WASHINGTON - US administration and Pentagon officials told the New York Times Friday President Barak Obama is preparing to seek Congressional approval for a huge arms sale
to Saudi Arabia, "mainly intended as a building block for Middle East regional defenses to box in Iran."
According to the NYT report, the key element of the sale would be scores of new F-15 combat aircraft, along with more than 175 attack and troop-transport helicopters and, if subsequent negotiations are successful, ships and antimissile defenses.
NYT said the deal has been put together "in quiet consultations with Israel,
which has sought assurances that it will retain its technological edge over Saudi forces, even as Saudi Arabia improves its ability to face down a shared rival, the Iranians."
A senior Obama administration official told NYT, “We want Iran to understand that its nuclear program is not getting them leverage over their neighbors, that they are not getting an advantage.”
“We want the Iranians to know that every time they think they will gain, they will actually lose,” the official said.
According to NYT, when the arms sale plan is formally sent to Congress, that will start a 30-day clock for it to consider the issue. "There is little question it will go forward — the administration is already talking about how many jobs it will create in Congressional districts around the country — but several members of Congress have already expressed reservations about whether it would erode Israel’s military edge," the report said.
In a letter to Obama, Representatives Anthony Weiner (D-NY), Shelley Berkley (D-Nevada) and Christopher P. Carney (D - PA) wrote, "We are writing to express our deep opposition to the proposed sale of high technology armaments to the Kingdom of Saudi Arabia.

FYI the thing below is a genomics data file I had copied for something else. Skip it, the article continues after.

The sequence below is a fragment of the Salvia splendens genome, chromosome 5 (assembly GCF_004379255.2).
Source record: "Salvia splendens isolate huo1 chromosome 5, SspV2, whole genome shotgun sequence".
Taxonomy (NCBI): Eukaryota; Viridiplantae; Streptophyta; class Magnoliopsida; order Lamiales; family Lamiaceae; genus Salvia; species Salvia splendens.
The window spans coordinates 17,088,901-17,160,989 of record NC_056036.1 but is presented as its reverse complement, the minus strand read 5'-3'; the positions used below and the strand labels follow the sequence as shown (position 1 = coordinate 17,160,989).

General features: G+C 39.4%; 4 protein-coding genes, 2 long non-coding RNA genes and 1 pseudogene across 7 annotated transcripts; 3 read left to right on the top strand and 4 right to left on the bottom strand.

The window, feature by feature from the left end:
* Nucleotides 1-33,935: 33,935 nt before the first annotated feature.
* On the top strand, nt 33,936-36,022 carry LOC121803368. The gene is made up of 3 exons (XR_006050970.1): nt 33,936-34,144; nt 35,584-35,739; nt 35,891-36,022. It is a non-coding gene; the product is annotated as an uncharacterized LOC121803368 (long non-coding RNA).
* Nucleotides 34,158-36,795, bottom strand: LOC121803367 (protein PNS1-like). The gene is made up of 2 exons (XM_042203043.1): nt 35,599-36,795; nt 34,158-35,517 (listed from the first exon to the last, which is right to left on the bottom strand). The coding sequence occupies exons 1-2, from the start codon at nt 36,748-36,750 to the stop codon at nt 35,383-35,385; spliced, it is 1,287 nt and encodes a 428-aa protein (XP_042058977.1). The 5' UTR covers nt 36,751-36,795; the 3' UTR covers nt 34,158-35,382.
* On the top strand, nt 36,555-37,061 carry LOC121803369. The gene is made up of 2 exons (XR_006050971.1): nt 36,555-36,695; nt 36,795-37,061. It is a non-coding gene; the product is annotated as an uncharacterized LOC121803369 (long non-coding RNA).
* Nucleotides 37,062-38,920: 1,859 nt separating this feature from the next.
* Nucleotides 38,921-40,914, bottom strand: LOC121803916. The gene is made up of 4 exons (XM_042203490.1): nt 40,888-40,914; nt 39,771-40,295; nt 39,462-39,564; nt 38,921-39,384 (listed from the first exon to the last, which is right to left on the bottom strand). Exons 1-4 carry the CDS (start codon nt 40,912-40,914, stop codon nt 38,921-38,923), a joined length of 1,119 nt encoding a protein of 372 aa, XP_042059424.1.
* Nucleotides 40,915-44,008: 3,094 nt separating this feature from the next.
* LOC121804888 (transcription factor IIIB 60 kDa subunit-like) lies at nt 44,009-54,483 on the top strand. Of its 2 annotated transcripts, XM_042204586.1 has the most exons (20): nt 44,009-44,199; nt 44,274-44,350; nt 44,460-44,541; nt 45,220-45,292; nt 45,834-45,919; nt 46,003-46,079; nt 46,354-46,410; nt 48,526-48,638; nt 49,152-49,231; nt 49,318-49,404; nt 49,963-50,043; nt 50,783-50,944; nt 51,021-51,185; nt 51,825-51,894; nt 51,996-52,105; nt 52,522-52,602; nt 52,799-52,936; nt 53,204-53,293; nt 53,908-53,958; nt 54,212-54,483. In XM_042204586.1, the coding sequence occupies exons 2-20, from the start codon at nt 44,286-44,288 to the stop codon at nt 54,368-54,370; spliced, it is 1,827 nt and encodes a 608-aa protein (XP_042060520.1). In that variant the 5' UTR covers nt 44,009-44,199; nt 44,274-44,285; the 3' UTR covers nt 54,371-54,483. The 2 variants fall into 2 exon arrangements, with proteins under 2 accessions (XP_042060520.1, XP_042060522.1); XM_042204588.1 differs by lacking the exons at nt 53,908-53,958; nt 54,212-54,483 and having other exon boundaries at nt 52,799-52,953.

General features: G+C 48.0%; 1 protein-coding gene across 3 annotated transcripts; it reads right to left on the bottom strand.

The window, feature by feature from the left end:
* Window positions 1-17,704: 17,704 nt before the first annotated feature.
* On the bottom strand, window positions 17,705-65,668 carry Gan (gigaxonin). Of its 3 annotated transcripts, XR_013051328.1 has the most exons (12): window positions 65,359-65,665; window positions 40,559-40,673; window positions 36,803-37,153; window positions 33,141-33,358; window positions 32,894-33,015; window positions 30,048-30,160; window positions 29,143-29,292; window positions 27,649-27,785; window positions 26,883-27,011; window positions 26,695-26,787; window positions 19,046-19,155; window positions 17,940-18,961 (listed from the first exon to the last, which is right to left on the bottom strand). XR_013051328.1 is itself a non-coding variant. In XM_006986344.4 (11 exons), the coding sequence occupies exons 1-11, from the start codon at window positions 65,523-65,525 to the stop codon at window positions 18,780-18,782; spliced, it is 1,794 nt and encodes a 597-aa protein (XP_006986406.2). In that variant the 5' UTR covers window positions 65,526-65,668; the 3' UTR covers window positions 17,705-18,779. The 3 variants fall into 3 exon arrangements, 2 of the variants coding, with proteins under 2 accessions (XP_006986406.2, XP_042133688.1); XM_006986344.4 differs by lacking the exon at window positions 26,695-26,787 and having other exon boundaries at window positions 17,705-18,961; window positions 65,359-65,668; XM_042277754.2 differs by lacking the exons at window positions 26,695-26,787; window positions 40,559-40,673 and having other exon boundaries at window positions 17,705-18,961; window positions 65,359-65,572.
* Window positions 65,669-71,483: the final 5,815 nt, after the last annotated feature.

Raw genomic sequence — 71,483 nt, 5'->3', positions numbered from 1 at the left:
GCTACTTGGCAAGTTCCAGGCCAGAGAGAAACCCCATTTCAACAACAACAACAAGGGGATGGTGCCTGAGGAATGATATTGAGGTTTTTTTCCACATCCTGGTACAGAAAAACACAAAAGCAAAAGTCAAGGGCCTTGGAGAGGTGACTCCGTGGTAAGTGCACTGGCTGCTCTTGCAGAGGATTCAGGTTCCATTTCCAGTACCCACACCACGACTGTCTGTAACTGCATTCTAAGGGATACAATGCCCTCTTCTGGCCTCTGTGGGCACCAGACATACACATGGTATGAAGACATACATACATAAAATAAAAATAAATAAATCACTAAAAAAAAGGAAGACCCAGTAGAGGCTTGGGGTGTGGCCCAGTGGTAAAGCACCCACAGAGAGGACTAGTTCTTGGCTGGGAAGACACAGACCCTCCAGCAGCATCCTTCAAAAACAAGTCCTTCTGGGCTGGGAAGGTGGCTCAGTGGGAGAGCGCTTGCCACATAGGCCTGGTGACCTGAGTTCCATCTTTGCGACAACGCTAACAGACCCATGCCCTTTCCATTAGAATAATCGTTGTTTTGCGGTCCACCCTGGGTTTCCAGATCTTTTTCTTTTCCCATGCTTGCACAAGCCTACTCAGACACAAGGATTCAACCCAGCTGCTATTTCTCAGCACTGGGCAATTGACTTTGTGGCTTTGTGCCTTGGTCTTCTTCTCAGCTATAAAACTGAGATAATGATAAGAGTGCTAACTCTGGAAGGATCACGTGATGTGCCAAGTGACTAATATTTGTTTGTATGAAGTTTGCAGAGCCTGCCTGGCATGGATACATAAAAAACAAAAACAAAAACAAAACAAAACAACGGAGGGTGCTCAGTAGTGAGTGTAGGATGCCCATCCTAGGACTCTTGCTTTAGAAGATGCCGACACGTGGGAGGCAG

"Saudi Arabia has not behaved like an ally of the United States. Despite repeated claims from Saudi officials since 2003 that current Saudi textbooks no longer include 'inappropriate' language, Saudi textbooks continue to use the same hateful and violent speech toward Jews, other non-Muslims, and women," the letter read.
"Furthermore, this deal would destabilize the region and undermine the security of Israel, our one true ally in the region."
The American daily said another gulf ally that serves as a "front line against Iran," the United Arab Emirates, has also purchased significant amounts of American weapons, in particular air-defense systems.
In the past, the report said, "Israel has often regarded those sales with suspicion. But in recent years, the standoff with Iran has changed the regional dynamics. Officials from Israel, Saudi Arabia and the United Arab Emirates describe their perceptions of the threat from Iran in very similar terms."
NYT said that since entering office, Obama and his senior officials have hinted at "extending the American defense umbrella over much of the Persian Gulf, in hopes of preventing other states in the region, including the Saudi Arabia, from seeking nuclear arms of their own."
Pentagon officials were quoted by NYT as saying the purchase of American combat systems and related military support, including American trainers, would allow the US armed forces to operate seamlessly in the Gulf region.
“We are helping these allied and partner nations create their own containment shield against Iran,” an American military officer told NYT. “It is a way of deterring Iran, but helpful to us in so many other ways.”